Skip to main content

Universal Studios Orlando  (CMCSA) - Get Comcast Corporation Class A Common Stock Report sees on average over 7.5 million patrons annually. Just 36 miles away Disney World  (DIS) - Get The Walt Disney Company Report sees on average close to 19 million annually. Disappointing that number of fans can be devastating.

When Universal Studios Orlando decided to close its popular Back to the Future attraction, the ride's removal disappointed a lot of fans. The Back to the Future ride originally opened in June 1993 and was in operation for 14 years. Its final ride took place in September 2007 and it was replaced by The Simpsons ride. 

It would have been fitting for the ride to end in 2015, but maybe that would be too much nostalgia, since that is when Doc takes Marty, played by the beloved Michael J Fox, and Jennifer back the future to deal with a Marty Jr issue. Perhaps Universal needed to close the ride before it would create a ripple effect in the time travels. 

Fried Chicken

Universal closed another fan favorite recently, as it shut the Monsters Café. Rumors say that a Minion-themed restaurant will be replacing it since across the way they are opening an attraction based on the Minions. The Minions attraction is set to be located where the Meet Shrek and Donkey attraction was. This makes a lot of sense with the new Minions: The Rise of Gru movie coming out later this year.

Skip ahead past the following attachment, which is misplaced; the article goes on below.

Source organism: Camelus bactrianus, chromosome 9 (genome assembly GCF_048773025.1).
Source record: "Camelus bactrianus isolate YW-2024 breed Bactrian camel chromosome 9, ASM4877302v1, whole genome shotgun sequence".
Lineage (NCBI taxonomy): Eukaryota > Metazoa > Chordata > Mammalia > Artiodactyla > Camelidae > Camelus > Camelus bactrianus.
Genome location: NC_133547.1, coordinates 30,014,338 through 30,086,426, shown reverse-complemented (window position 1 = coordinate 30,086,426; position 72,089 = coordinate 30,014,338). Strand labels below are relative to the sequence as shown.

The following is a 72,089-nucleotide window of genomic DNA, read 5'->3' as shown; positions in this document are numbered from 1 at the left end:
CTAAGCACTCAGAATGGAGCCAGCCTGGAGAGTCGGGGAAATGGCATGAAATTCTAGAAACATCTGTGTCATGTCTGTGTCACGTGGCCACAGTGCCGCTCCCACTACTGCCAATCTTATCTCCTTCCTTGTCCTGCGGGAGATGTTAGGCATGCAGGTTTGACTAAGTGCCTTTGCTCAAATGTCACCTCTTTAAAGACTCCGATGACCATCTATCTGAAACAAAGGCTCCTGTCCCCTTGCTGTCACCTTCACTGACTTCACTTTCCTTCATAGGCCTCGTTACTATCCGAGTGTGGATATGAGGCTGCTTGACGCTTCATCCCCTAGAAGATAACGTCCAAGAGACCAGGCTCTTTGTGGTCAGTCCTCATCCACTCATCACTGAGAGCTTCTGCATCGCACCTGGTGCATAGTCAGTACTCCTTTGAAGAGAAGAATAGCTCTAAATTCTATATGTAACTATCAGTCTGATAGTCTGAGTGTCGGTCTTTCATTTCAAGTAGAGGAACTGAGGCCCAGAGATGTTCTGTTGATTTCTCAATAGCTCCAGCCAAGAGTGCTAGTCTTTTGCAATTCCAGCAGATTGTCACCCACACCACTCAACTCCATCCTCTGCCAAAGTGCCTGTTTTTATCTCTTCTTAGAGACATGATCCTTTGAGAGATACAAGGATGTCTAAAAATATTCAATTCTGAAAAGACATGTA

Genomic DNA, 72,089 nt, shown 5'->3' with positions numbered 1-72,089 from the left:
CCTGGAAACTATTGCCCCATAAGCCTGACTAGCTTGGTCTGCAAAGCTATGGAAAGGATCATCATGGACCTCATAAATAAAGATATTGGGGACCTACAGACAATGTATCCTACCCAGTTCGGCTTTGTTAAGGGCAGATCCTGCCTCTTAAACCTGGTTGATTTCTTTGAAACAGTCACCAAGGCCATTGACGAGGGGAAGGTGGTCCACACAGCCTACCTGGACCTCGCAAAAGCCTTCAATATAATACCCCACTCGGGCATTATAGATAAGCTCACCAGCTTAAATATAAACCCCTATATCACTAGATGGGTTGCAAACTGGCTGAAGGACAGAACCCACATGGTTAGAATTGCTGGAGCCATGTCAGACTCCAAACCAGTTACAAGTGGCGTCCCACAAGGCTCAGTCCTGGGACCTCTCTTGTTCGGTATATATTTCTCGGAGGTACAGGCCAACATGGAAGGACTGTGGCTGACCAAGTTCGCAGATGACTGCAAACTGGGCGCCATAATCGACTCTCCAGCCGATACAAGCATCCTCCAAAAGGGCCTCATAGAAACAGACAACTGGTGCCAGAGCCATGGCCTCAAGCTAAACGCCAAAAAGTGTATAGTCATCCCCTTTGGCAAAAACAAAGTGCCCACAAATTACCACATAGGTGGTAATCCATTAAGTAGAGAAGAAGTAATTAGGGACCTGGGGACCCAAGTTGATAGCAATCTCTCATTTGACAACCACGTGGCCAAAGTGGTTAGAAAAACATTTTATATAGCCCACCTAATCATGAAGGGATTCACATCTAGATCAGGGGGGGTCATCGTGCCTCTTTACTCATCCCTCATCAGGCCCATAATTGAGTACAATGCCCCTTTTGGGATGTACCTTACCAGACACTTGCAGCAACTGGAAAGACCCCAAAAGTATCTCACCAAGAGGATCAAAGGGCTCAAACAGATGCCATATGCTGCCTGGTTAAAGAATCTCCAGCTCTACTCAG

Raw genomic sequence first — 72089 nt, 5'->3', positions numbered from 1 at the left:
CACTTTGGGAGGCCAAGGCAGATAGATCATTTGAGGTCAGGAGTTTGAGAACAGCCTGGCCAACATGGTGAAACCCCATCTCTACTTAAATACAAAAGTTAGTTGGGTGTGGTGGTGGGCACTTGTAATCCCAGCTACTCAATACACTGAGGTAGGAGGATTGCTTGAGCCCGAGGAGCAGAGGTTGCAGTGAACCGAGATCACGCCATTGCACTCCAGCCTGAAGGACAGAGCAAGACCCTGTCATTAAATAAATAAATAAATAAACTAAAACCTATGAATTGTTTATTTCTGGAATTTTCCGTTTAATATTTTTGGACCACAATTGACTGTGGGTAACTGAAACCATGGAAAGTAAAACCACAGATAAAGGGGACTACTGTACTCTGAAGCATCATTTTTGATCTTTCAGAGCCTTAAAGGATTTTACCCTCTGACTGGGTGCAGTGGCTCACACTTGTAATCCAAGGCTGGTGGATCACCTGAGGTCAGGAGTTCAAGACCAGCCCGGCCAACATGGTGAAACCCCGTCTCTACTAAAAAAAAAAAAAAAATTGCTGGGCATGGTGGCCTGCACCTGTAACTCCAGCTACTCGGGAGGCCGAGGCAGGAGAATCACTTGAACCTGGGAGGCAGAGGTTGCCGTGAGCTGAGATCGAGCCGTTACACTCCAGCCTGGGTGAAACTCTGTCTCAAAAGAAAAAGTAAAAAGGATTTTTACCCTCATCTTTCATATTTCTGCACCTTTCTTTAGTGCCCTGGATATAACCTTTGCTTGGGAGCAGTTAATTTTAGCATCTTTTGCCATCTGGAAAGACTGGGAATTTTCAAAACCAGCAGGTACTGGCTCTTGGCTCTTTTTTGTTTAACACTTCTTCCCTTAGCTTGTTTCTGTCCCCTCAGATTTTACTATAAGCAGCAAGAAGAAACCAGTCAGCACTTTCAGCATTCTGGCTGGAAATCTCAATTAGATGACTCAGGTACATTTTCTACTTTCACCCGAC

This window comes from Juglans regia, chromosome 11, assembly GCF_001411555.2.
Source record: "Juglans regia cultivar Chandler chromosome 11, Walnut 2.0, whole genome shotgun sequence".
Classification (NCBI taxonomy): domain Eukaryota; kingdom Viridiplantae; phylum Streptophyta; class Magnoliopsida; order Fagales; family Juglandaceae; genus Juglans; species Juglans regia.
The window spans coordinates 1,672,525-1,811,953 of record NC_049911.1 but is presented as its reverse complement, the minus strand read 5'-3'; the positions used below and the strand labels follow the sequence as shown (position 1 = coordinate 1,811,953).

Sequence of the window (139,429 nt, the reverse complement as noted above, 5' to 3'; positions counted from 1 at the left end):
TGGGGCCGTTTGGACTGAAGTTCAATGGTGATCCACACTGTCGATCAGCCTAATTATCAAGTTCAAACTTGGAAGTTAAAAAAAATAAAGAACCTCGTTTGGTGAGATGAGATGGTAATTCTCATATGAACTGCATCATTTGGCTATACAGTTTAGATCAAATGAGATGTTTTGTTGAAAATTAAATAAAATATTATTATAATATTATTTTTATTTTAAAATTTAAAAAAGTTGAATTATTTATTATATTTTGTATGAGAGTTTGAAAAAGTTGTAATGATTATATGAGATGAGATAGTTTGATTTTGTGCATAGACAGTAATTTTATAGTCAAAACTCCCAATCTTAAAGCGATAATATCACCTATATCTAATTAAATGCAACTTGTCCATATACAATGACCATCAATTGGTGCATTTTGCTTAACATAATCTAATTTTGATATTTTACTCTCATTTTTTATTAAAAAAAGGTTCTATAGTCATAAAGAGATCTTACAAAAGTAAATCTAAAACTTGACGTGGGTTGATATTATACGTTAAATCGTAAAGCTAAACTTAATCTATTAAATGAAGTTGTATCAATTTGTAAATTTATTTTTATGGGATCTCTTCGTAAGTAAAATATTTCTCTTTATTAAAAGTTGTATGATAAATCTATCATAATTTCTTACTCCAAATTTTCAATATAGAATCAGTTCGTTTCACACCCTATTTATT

Meet Shrek and Donkey will move to the Kids Zone, Theme Park tourist reported.

Scroll to Continue

TheStreet Recommends

Universal Studios Orlando is also closing its beloved shop for all things for movie collectors, Williams of Hollywood Prop Shop. The shop originally opened back in 2015. The store was a great shop for collectors, resellers and your average ‘Joe’ just wanting a piece of movie history.

You could spend $30-$40 or you could spend over $1,000. While much of the inventory carried is themed around horror, you can also find other items as well, including actor costumes. Their unique stock of props comes tagged with where the prop was used, so collectors were easily able to track their purchases.

Resellers would frequent the shop because inventory was always changing. What was there on Monday might be completely different than what was in the store on Wednesday. So, if you were buying to resell on Ebay  (EBAY) - Get eBay Inc. Report or another auction site, you were always able to have new and fresh inventory for your market. 

Resellers usually must validate their items for sale claiming where they were used to increase the value of the prop to a collector. Williams of Hollywood made their work a lot simpler. If it was sold by Williams of Hollywood, it was already tagged and labeled. Resellers just needed to find the collector willing to pay top dollar for the studio props.

It is known that sometimes the actors get to take something from a set as a memento. Reese Witherspoon was able to keep all of her clothes from Legally Blonde. Sarah Jessica Parker kept all her shoes from her work on Sex and the City. Imagine the price tag for those designer outfits and shoes being certified and being worn by the stars themselves.

The close of Williams of Hollywood also means that Universal Studios will have to find another way to get rid of props, that it previously was able to sell for a premium instead of sitting in a storage unit waiting for another use or to be sold off in some other way.

Fans wanting to buy a piece of movie history can get to Williams of Hollywood Prop Shop before its final day June 26. There is no word on what will take its place on Hollywood Boulevard in Universal Studios Orlando.